A new confined space standard produced by the Occupational Safety and Health Administration and specifically targeting the construction industry will go into effect in August 2015, supplementing the original standard introduced in 1993 that applies to industries in general. A confined space is defined as any area that is big enough for a person to enter but is not meant for long-term occupation and has limited means of exit. Spaces that could be considered potentially hazardous or contain a material that could engulf a worker require a special permit.
Examples of confined spaces include manholes, tanks and containment cavities. The most common hazard from such a space is the possibility of oxygen deprivation as well as harmful or toxic fumes engulfing the area. Ventilation or removal of toxic liquids are two ways that confined spaces may be made safer for workers.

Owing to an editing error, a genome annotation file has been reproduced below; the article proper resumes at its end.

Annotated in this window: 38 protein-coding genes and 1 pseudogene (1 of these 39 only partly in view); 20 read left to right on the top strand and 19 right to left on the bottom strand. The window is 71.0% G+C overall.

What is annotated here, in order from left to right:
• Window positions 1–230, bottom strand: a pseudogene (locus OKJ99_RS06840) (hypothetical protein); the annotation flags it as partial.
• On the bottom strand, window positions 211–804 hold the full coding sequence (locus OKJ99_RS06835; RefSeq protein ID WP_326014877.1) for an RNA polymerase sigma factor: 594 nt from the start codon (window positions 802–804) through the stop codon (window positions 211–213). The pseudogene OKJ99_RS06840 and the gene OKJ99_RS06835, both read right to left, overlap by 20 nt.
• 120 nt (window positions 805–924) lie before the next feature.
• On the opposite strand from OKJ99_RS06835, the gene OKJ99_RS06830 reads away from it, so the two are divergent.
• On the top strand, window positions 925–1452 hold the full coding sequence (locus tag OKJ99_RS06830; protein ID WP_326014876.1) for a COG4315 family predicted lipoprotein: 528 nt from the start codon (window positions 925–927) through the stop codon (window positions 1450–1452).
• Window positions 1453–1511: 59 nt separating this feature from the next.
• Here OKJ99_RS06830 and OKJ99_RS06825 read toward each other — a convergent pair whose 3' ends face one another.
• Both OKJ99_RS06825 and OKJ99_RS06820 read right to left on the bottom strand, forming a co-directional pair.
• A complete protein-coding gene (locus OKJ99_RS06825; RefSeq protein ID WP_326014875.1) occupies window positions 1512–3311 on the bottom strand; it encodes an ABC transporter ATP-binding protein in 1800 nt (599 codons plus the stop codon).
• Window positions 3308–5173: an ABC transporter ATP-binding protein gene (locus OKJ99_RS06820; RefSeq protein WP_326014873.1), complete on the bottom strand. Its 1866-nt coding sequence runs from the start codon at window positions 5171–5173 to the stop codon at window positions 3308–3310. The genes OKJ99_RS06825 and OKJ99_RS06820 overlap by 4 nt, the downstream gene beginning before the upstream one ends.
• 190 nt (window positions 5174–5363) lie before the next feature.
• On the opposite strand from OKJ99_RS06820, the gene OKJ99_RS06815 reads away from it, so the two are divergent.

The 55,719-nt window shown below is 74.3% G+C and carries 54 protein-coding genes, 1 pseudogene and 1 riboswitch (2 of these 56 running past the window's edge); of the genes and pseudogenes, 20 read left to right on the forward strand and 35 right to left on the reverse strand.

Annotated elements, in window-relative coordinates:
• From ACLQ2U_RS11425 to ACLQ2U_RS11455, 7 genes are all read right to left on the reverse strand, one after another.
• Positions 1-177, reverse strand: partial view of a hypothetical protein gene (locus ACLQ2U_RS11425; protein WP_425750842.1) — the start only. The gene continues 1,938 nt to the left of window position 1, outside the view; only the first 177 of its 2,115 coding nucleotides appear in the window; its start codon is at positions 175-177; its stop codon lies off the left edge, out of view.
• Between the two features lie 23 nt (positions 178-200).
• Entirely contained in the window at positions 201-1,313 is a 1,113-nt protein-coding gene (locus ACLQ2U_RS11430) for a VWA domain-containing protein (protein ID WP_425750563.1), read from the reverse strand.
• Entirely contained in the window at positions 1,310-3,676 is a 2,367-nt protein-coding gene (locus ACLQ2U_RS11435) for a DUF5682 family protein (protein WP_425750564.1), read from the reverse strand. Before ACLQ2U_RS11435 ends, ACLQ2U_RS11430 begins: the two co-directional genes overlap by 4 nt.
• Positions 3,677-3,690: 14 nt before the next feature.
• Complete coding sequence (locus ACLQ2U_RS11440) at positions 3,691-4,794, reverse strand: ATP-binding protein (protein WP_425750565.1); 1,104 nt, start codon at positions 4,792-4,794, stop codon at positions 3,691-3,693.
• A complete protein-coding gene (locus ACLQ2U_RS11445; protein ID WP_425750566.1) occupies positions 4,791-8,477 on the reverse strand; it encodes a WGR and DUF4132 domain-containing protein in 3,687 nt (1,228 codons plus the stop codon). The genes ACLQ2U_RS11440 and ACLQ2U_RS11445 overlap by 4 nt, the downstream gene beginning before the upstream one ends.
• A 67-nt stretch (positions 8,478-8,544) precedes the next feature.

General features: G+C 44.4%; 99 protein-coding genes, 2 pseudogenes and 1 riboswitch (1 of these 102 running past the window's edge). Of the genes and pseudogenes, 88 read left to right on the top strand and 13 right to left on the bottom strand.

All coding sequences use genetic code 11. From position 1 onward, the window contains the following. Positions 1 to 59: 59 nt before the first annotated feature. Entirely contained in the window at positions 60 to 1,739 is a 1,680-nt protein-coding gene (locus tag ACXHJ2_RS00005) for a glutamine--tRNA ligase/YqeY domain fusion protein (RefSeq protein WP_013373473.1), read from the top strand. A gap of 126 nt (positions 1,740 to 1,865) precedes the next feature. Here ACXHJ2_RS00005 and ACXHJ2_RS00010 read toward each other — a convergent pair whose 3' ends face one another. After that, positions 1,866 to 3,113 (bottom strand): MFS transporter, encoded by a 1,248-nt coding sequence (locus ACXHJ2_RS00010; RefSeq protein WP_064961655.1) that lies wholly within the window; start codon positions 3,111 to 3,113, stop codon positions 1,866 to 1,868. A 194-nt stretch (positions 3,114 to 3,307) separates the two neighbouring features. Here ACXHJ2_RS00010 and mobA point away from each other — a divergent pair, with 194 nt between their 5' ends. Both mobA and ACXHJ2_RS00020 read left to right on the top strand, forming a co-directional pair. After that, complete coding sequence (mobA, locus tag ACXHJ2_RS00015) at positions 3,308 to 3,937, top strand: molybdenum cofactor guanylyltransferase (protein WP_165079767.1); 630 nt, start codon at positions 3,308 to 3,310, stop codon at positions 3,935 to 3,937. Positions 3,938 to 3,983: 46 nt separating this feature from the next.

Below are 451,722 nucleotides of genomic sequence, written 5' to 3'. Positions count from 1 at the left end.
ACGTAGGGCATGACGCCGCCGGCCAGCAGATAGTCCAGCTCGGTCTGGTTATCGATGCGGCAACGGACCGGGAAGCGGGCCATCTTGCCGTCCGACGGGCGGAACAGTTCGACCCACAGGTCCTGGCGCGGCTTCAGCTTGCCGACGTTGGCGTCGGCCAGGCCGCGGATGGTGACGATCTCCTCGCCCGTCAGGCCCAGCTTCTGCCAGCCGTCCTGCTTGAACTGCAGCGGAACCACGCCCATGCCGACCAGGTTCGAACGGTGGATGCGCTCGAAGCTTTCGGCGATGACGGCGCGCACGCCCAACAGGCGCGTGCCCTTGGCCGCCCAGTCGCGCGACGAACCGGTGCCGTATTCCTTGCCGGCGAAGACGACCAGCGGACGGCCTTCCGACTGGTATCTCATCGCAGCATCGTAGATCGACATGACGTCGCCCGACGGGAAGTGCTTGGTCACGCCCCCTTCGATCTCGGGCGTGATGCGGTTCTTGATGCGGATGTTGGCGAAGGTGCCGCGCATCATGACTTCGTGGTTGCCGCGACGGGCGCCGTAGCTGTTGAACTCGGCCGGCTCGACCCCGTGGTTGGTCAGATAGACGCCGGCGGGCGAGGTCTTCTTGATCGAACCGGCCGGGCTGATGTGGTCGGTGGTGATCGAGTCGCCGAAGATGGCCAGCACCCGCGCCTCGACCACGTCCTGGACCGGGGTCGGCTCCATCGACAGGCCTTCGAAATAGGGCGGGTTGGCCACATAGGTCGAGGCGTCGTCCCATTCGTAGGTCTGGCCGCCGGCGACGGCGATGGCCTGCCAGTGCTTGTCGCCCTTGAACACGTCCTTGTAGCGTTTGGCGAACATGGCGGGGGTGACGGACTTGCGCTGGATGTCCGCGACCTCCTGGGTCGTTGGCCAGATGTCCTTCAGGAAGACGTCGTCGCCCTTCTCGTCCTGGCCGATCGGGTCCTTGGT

Although new confined space rules for construction workers are slightly different than those for general industry workers, many companies with a current safety plan should be in compliance. The biggest change is that the owner of the host site will be responsible for coordinating with other employers on a site. Subcontractors will have to tell the controlling entity about their safety strategy and how they plan to execute it.
Anyone who suffers from a workplace injury may wish to consult with an attorney about obtaining compensation. One may get workers' compensation benefits that will help pay medical bills and other associated costs. It may also be possible to obtain permanent disability benefits if an injured worker is not able to return to work. In the event that an employee dies, a death benefit may be made available to his or her spouse or dependents.